Show business can lead to lifelong friendships. In the case of Jerry Sharell and Randall Phillips their friendship began when they appeared together in a show at the Roxy that ran for three years. Jerry was 10 and Randall a few years older. Jerry went on to make a guest appearance onMerv Griffin, NBC’s Fantasy, and national telethons. As a teen he appeared in the Disney/MGM musical TV series Kids Incorporated. He went on to get several recording contracts where he honed his skills as a singer.
For most of his adult life, however, he has been a publicist for Barry Manilow, Leeza Gibbons and others. He returned to cabaret only in 2009, but you would never know it – his gig at Sterling’s Upstairs at Vitello’s was entirely relaxed and professional. Besides, he is one hell of a singer; Great presence, fabulous voice – a real crooner who really caresses his songs.
Randall Phillips on the other had has had a whole different life. She began as a child model (she is a stunner), and went on to appear in Annie on Broadway, understudying and playing Annie on several occasions. After she met Jerry at the Roxy, they became performance partners and sang at various events around LA including a performance in Bob Hope’s home and for the Chamber of Commerce. She went on to appear in several musicals, also making an appearance on Merv Griffin, and continued her singing and recording career until college where her interest turned to politics. She eventually became the White House Correspondent forCBN News on the Family Channel. She remains a 15-year veteran of the prestigious Gridiron Club in D.C. and sings for the President yearly. She returned to Southern California and reunited with her old chum Jerry to present this act at Sterling’s.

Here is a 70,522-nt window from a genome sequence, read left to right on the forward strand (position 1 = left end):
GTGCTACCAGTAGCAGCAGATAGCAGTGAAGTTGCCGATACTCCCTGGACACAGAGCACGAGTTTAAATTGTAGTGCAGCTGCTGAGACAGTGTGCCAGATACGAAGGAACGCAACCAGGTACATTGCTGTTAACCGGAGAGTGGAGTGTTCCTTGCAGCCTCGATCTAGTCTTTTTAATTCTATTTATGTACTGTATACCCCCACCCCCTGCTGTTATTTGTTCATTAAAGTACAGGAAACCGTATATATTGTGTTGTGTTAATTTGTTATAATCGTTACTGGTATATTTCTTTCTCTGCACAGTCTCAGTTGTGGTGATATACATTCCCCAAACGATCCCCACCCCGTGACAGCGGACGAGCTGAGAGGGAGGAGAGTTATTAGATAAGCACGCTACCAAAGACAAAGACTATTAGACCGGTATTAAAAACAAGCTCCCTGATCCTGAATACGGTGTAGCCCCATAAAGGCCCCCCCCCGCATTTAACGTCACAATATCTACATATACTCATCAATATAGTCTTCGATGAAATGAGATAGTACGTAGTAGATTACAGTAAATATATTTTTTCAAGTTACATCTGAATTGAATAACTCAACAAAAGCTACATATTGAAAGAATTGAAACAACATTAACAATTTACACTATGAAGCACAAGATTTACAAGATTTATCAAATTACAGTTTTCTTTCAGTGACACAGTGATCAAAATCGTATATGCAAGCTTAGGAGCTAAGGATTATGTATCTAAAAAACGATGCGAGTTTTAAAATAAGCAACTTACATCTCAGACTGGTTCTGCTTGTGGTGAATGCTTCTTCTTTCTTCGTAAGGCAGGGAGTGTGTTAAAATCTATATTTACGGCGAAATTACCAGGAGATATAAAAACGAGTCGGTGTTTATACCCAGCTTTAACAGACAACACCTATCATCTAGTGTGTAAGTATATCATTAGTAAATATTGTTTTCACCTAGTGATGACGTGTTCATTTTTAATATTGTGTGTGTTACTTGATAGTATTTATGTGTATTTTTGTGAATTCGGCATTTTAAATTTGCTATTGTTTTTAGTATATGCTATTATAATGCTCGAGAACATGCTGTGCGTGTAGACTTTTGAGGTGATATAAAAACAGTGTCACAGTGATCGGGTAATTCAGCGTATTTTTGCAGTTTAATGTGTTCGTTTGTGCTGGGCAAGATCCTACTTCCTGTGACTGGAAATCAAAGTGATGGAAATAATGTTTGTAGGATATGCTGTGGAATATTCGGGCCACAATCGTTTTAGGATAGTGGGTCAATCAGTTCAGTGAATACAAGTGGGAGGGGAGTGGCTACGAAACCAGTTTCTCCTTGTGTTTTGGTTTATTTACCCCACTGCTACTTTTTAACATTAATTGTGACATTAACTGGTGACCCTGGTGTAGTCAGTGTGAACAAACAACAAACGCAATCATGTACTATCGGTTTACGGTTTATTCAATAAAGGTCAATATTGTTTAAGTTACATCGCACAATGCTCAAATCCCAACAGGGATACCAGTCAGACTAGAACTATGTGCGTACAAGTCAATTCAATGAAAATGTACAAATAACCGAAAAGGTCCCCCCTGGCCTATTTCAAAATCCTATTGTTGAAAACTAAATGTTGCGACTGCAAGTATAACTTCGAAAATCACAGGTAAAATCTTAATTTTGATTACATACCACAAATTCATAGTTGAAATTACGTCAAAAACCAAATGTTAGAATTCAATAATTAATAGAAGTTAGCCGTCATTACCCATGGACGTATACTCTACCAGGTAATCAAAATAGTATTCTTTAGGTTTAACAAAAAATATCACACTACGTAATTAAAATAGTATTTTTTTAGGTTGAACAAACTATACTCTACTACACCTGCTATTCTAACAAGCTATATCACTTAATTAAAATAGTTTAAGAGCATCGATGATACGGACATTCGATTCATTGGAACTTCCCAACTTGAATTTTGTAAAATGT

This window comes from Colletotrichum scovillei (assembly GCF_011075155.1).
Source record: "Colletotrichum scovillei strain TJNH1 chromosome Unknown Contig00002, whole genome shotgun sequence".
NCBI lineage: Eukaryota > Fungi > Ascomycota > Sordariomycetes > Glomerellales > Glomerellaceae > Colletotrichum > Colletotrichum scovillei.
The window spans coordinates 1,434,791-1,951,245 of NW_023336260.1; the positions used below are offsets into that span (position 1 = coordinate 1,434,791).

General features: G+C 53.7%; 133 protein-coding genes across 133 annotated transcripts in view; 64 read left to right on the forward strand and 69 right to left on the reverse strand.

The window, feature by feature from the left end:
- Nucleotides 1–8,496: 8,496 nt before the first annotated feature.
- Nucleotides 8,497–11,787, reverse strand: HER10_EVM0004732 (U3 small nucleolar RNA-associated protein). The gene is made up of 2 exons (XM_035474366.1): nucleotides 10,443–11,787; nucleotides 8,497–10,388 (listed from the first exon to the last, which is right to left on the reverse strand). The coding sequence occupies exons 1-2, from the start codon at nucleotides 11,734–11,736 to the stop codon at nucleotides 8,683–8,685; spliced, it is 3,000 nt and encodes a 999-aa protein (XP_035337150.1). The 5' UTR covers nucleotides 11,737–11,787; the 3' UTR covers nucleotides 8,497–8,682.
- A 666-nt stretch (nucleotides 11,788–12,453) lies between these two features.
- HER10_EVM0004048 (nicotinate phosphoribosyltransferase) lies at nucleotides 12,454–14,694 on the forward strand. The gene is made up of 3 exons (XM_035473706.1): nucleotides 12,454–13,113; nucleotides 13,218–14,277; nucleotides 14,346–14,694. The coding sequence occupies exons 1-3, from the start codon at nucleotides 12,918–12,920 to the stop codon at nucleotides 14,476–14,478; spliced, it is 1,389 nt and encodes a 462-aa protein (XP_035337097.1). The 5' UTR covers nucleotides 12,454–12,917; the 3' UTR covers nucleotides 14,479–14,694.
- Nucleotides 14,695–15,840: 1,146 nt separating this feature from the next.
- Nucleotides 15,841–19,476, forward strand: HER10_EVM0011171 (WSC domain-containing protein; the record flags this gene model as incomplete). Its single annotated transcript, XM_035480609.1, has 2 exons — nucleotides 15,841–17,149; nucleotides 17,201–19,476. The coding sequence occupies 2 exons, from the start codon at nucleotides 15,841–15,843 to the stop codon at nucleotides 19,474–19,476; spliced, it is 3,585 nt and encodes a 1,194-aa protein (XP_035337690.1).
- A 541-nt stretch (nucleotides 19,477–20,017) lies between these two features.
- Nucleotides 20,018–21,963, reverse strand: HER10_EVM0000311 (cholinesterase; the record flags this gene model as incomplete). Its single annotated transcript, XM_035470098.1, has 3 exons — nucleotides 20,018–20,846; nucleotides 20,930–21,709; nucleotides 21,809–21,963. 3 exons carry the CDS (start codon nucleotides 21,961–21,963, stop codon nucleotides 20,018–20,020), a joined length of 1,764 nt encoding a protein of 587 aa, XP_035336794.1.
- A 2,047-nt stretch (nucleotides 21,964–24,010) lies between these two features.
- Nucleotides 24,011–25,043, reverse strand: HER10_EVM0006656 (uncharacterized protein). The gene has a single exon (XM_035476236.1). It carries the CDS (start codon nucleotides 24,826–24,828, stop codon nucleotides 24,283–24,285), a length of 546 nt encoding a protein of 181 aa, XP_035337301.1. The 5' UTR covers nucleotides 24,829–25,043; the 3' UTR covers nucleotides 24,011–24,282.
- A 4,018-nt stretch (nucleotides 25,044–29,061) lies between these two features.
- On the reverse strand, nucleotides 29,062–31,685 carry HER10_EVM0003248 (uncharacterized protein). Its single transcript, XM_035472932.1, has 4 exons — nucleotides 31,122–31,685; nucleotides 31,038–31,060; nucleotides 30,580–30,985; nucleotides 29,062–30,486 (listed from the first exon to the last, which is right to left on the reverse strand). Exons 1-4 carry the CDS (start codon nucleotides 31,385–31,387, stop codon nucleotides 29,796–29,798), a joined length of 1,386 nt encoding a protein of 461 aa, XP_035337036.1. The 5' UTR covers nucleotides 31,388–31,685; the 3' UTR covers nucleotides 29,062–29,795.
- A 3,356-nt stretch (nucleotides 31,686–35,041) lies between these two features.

The act itself consisted of solos for each: “Will You Still Love Me Tomorrow,” “Exactly Like You,” “Woman on the Moon” for Randall; “Almost Like Being in Love/This Can’t Be Love,” Somewhere Down The Road/This Time,” and “Being Alive” for Jerry. Together they entertained us with several medleys including one of childhood songs (which were very sweet), so’called “silly love songs,” and an Alan and Marylyn Bergman medley. They ended with a mash-up of “Happy Days Are Here Again” and ”Get Happy.” The encore was “Whenever I Call You Friend.” This was a joyous show and their love for each other and their mutual respect and musicianship made it one of the more memorable cabaret acts. The duo performed at Sterling’s Upstairs at Vitello’s on Oct. 30.Powered by Sidelines